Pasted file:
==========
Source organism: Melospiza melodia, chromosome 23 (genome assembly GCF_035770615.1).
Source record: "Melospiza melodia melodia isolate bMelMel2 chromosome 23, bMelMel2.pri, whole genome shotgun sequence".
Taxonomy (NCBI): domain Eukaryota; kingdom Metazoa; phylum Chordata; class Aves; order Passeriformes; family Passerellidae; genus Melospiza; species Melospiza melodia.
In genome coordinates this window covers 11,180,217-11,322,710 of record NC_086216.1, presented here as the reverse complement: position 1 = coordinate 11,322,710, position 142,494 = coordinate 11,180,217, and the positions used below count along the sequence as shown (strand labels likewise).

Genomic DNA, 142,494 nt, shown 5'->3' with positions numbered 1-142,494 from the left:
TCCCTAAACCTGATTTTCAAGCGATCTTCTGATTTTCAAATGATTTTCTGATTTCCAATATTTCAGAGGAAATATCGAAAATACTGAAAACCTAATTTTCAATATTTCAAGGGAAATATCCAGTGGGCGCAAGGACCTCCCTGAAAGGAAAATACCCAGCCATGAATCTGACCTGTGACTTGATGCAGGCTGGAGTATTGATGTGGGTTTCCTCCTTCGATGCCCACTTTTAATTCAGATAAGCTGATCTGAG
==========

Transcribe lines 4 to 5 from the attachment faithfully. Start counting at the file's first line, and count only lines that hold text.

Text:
In genome coordinates this window covers 11,180,217-11,322,710 of record NC_086216.1, presented here as the reverse complement: position 1 = coordinate 11,322,710, position 142,494 = coordinate 11,180,217, and the positions used below count along the sequence as shown (strand labels likewise).

Genomic DNA, 142,494 nt, shown 5'->3' with positions numbered 1-142,494 from the left: